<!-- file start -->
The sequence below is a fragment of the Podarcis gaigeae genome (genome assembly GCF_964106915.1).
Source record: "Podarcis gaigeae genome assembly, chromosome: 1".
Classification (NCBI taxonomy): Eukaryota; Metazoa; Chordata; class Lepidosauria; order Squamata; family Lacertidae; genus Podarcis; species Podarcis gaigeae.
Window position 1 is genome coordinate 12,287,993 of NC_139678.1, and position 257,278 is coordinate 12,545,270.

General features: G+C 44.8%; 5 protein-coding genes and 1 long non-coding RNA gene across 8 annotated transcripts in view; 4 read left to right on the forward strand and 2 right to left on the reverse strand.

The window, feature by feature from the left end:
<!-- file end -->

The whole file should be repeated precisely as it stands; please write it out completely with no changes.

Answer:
The sequence below is a fragment of the Podarcis gaigeae genome (genome assembly GCF_964106915.1).
Source record: "Podarcis gaigeae genome assembly, chromosome: 1".
Classification (NCBI taxonomy): Eukaryota; Metazoa; Chordata; class Lepidosauria; order Squamata; family Lacertidae; genus Podarcis; species Podarcis gaigeae.
Window position 1 is genome coordinate 12,287,993 of NC_139678.1, and position 257,278 is coordinate 12,545,270.

General features: G+C 44.8%; 5 protein-coding genes and 1 long non-coding RNA gene across 8 annotated transcripts in view; 4 read left to right on the forward strand and 2 right to left on the reverse strand.

The window, feature by feature from the left end: